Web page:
Examples of use of the tool
To open the explanation of a region of interest, just select it in the available list (Figure 11). Images of multi-colour brains have been added to give a more attractive and minimalist look.After choosing a specific region of interest, it is shown on the screen, together with explanatory images and the appropriate text. If the user wishes the voice help to verbalize the text that appears on the screen, the terminal needs only to be shaken (Figure 12), and it will start to produce speech. The user can silence this voice at any time by merely shaking the device again.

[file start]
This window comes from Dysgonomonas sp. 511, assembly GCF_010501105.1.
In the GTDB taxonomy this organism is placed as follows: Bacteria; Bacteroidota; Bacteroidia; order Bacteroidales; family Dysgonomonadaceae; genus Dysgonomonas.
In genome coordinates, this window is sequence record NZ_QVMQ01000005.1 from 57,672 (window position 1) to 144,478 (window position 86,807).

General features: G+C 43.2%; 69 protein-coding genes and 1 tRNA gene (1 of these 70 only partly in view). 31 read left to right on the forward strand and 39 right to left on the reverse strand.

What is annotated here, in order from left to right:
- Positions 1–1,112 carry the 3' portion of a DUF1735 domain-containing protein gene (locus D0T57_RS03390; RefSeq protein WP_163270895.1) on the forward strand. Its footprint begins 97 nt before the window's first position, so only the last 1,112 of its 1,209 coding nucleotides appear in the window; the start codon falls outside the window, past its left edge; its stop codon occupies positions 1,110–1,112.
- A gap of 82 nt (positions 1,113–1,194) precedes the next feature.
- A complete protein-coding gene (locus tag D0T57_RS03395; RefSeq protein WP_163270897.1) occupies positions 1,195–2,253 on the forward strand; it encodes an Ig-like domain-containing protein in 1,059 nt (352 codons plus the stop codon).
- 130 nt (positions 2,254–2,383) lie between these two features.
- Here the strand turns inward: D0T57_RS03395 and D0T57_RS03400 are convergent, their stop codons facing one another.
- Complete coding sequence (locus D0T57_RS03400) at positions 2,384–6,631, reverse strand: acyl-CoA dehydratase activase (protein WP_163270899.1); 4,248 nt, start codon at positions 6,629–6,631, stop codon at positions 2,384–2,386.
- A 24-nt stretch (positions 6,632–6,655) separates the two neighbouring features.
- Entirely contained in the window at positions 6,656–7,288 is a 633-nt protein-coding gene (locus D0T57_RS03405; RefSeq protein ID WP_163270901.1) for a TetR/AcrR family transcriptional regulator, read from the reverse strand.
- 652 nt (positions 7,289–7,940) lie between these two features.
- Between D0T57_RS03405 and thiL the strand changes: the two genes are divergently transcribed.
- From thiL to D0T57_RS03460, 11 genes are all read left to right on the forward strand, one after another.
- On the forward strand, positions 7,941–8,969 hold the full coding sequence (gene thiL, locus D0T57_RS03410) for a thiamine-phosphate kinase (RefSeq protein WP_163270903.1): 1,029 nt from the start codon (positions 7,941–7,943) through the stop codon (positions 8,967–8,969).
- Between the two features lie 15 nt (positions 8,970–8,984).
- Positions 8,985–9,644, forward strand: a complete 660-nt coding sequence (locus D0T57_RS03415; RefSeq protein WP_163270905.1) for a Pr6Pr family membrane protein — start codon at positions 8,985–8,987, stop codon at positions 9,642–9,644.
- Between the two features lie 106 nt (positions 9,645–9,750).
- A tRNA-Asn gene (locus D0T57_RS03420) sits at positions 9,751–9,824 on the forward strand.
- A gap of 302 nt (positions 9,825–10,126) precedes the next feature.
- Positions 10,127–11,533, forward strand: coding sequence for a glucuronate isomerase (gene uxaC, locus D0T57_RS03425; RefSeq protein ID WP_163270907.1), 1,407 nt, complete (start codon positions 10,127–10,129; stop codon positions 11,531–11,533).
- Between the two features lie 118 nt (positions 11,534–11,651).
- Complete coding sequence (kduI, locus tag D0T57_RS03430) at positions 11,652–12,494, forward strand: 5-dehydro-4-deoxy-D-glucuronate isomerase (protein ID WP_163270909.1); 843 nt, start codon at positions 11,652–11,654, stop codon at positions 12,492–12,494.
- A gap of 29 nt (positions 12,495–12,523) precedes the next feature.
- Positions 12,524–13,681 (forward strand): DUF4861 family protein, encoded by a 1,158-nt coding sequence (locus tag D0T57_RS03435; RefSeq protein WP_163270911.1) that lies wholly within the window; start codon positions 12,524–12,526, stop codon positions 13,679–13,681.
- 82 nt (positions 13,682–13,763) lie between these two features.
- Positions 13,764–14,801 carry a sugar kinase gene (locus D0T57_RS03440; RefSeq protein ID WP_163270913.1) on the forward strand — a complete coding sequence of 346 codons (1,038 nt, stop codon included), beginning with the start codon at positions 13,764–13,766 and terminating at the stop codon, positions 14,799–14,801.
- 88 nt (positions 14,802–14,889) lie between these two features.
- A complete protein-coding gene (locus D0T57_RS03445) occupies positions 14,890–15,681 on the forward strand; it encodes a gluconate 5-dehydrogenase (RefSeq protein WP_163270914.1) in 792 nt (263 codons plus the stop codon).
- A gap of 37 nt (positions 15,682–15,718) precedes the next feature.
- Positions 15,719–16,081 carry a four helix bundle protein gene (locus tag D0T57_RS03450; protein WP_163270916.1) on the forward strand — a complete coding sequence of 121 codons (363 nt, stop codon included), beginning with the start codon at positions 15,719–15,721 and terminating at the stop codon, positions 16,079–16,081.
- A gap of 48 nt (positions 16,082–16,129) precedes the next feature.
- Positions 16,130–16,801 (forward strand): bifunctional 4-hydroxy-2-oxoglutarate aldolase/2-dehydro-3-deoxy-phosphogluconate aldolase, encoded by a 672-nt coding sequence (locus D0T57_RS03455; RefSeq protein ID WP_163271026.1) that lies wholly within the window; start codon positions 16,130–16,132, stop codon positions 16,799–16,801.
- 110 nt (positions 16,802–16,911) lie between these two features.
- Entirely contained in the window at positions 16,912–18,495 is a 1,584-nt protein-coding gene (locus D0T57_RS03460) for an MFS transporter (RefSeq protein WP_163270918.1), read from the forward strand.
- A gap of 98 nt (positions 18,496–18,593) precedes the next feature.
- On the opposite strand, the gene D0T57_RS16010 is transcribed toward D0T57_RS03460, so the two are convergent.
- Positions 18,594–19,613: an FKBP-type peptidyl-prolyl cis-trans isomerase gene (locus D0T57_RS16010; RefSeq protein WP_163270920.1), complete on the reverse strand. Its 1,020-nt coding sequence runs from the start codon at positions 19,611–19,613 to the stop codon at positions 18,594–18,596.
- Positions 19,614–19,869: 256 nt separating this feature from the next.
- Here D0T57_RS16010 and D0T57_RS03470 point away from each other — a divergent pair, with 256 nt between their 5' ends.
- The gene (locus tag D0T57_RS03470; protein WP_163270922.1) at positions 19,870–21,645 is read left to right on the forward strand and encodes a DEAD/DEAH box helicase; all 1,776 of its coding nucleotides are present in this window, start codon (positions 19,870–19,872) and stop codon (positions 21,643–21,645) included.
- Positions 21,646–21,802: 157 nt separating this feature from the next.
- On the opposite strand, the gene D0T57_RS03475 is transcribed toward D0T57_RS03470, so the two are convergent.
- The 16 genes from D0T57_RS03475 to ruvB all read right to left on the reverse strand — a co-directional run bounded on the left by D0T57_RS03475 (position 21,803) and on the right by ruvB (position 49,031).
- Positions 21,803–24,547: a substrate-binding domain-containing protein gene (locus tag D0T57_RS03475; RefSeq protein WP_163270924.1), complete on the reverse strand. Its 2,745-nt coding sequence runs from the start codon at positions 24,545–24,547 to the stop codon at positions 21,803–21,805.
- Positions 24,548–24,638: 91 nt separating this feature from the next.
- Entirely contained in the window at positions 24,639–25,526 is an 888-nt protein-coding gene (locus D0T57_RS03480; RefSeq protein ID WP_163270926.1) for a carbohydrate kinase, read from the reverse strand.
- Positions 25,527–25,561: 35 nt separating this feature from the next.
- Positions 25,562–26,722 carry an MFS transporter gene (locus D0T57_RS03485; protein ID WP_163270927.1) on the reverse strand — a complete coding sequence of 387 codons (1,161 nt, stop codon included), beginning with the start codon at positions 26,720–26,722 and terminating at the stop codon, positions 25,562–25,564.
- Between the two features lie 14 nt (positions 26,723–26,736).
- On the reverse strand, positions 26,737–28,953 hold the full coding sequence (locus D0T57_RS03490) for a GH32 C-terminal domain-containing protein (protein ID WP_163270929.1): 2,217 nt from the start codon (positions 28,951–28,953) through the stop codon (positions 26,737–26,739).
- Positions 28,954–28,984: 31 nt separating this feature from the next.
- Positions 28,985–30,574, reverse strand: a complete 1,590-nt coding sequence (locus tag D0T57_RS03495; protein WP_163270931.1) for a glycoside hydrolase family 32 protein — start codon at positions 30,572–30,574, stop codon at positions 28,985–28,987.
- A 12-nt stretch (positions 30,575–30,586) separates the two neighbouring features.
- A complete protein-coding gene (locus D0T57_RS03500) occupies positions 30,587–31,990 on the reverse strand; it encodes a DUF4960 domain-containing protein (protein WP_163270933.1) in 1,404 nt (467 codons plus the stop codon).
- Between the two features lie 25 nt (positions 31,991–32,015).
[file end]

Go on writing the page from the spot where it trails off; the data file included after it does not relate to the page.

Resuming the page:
It is important to note that the text converted into speech is designed to start every time the terminal is shaken, which means that the application does not remember where it stopped verbalizing previously. A toast is shown with a speaker symbol or a crossed-out speaker symbol to show what is happening at any given moment.Figure 13 shows an example of the first type of examination and Figure 14 shows an example of the second type of examination. After drawing or marking the desired option, a dialogue appears indicating if the answer is right or wrong (the device also vibrates), to then move to the following examination question.When the user has completed the whole examination, the results can be seen and shared with everyone by means of the social network Twitter (the logo appears in the upper menu). The user does not need to write a message, as it is generated automatically (Figure 15) – it is enough to press the logo if the user wishes to ‘tweet’.Examples of the different application parts of the sharing module can be seen in Figures 16, 17 and 18. It is worth mentioning here that the voice recognition is very good, but if a problem arises that prevents recognition from being done correctly, it is identified as an error and the user can try again.To access the basic explanation, the button with a question mark on it that appears in the menu must be pressed. To access the explanation of the use of gestures, however, the ‘Gestures’ button is to be found in the basic help section, which must be pressed. For information about the application itself, the relevant button found on the basic explanation screen menu must be pressed (Figure 19).